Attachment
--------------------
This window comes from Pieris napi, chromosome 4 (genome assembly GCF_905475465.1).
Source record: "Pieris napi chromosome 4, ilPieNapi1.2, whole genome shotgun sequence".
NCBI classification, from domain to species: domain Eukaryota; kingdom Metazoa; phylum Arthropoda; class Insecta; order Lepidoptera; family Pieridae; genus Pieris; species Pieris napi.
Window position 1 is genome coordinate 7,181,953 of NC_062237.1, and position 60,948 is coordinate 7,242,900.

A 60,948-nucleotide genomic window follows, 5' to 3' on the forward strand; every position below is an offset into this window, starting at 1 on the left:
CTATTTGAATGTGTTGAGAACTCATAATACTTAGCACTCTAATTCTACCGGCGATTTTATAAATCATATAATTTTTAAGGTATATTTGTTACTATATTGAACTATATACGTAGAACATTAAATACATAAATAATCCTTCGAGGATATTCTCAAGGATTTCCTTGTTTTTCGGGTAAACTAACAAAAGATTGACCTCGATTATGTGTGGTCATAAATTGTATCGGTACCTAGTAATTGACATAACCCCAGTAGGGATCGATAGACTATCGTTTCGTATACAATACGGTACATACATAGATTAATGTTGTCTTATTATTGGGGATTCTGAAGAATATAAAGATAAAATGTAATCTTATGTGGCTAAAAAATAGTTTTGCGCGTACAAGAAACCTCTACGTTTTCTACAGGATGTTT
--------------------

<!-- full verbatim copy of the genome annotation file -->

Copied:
This window comes from Pieris napi, chromosome 4 (genome assembly GCF_905475465.1).
Source record: "Pieris napi chromosome 4, ilPieNapi1.2, whole genome shotgun sequence".
NCBI classification, from domain to species: domain Eukaryota; kingdom Metazoa; phylum Arthropoda; class Insecta; order Lepidoptera; family Pieridae; genus Pieris; species Pieris napi.
Window position 1 is genome coordinate 7,181,953 of NC_062237.1, and position 60,948 is coordinate 7,242,900.

A 60,948-nucleotide genomic window follows, 5' to 3' on the forward strand; every position below is an offset into this window, starting at 1 on the left:
CTATTTGAATGTGTTGAGAACTCATAATACTTAGCACTCTAATTCTACCGGCGATTTTATAAATCATATAATTTTTAAGGTATATTTGTTACTATATTGAACTATATACGTAGAACATTAAATACATAAATAATCCTTCGAGGATATTCTCAAGGATTTCCTTGTTTTTCGGGTAAACTAACAAAAGATTGACCTCGATTATGTGTGGTCATAAATTGTATCGGTACCTAGTAATTGACATAACCCCAGTAGGGATCGATAGACTATCGTTTCGTATACAATACGGTACATACATAGATTAATGTTGTCTTATTATTGGGGATTCTGAAGAATATAAAGATAAAATGTAATCTTATGTGGCTAAAAAATAGTTTTGCGCGTACAAGAAACCTCTACGTTTTCTACAGGATGTTT